Talented teen teaches table tennis



SERVE THE COMMUNITY—Jonathan Qin, second from right, and his table tennis academy students present a check to members of Oak Park Fire Station No. 36 in appreciation for their efforts fighting the Woolsey fire. Courtesy photo

SERVE THE COMMUNITY—Jonathan Qin, second from right, and his table tennis academy students present a check to members of Oak Park Fire Station No. 36 in appreciation for their efforts fighting the Woolsey fire. Courtesy photo

Many people probably don’t realize there’s a difference between ping pong and table tennis.

Yes, they are the same game, but picky player use different names.

“Ping pong” is a hobby.

“Table tennis” is a sport.

For Oak Park High School student Jonathan Qin, it’s always been about table tennis. Jonathan started playing the game when he was 10 years old. Now 15, he runs a club—aptly named Jonathan Table Tennis Academy­— in Agoura Hills.

He recently organized a table tennis fundraiser to donate to firefighters in Oak Park as a thank-you for their hard work fighting the Woolsey fire.

“The fire affected so many people, and I really wanted to contribute (something), so I hosted a tournament so people could donate and have a good time,” Jonathan said. “It went great. We raised $570. About 50 people attended. It was two days. Some people paid to play and then donated even more.”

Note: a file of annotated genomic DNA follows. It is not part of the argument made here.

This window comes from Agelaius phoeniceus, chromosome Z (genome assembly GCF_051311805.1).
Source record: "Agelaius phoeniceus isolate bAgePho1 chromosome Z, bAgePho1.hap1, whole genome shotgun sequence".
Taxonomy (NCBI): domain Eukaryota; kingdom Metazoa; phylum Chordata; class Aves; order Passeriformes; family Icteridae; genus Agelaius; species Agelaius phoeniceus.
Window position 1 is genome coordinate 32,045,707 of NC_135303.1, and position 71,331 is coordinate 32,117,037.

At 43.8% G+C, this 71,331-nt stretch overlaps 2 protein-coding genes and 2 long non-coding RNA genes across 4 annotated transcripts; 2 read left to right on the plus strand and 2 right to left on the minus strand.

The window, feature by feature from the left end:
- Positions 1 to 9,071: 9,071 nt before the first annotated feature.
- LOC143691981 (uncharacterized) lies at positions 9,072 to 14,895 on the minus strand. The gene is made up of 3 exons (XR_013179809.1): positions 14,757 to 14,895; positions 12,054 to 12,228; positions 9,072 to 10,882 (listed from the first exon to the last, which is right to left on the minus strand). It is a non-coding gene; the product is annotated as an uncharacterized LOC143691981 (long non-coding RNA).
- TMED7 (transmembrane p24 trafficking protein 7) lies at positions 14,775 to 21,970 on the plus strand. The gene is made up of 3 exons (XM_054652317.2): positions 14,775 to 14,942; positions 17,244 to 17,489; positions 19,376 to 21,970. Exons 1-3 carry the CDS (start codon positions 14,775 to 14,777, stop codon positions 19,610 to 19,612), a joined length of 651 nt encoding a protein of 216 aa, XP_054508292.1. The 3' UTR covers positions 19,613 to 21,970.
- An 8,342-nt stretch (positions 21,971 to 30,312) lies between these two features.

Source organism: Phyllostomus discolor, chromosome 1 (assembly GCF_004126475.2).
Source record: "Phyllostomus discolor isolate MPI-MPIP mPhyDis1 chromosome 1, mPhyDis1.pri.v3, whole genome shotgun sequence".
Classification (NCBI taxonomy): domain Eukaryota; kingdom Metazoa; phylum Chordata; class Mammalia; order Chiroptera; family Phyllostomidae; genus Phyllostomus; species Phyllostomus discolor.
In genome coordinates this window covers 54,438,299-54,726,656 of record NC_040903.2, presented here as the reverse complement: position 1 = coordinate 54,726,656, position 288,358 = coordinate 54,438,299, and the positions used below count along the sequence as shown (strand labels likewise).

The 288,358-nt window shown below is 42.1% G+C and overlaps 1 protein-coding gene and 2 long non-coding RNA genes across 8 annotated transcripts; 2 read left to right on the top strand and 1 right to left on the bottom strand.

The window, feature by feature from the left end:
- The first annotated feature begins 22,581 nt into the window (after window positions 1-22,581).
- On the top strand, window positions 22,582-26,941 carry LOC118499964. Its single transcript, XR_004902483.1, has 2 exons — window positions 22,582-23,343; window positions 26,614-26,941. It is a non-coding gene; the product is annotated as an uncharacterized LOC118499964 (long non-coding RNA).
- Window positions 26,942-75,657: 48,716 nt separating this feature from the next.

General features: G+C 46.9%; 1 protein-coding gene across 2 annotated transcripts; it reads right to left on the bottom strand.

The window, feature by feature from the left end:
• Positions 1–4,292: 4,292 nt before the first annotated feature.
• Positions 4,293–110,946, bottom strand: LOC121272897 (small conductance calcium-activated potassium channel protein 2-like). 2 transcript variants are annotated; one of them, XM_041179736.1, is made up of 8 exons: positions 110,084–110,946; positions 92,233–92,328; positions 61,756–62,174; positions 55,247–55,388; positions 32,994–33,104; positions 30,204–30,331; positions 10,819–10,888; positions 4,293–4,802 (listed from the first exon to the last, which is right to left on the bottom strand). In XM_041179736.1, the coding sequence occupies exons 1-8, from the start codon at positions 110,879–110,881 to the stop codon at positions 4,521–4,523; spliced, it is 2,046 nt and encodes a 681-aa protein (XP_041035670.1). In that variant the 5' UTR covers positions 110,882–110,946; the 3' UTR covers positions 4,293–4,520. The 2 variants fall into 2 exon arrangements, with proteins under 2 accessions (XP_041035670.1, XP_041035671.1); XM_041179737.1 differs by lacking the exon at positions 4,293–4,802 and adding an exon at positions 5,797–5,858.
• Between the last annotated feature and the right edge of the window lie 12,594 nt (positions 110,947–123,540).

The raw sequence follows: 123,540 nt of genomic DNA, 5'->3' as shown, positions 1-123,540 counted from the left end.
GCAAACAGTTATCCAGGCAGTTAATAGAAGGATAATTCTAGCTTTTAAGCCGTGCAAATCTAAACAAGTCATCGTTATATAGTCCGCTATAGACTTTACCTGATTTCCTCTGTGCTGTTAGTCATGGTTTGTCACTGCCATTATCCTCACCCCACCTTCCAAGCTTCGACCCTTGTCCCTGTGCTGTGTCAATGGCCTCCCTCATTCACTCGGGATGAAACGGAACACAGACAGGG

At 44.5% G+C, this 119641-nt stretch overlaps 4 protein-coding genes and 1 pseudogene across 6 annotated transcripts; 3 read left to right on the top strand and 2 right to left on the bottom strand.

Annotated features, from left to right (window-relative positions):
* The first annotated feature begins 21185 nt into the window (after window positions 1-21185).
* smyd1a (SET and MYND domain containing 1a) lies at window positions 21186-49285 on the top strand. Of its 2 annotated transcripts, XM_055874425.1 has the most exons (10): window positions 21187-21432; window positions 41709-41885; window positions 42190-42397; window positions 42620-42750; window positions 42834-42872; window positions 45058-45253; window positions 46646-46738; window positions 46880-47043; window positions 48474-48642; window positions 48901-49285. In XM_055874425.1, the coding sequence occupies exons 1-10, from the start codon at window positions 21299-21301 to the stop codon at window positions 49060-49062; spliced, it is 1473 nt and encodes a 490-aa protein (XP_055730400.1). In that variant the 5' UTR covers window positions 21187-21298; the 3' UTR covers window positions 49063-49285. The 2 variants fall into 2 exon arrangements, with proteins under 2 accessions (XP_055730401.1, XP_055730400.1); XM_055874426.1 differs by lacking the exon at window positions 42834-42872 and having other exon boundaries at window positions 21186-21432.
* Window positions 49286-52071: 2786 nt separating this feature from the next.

Jonathan presented the money to Fire Station 36 in Oak Park on April 28.

He started playing table tennis during a summer visit to China when he was 10.

“I had nothing to do so my parents took me to a place where they teach table tennis. The coach said I had real talent,” Jonathan said. “I trained there for two months and then came back to the U.S.”

He started offering lessons out of his family’s garage, and slowly the word spread until he had more students than he could fit in the space. Enter the academy.

In 2017 Jonathan’s family helped him secure a space near Agoura Fitness on Roadside Drive. He has about 40 students and said he never expected to be running a business, especially at just 15 years old.

“Table tennis isn’t really a huge sport in the U.S., so I didn’t think we’d have so many people,” he said. “Our membership has been steadily growing.”

The academy offers first-timers free lessons to get them interested, and charges a daily rate for anyone who just wants to make use of the facilities.

Jonathan said the business doesn’t make a profit—all the money goes toward renting the property and paying for supplies.

It’s the love of the game that keeps him motivated.

Follow Ian Bradley on Twitter @Ian_ reports.

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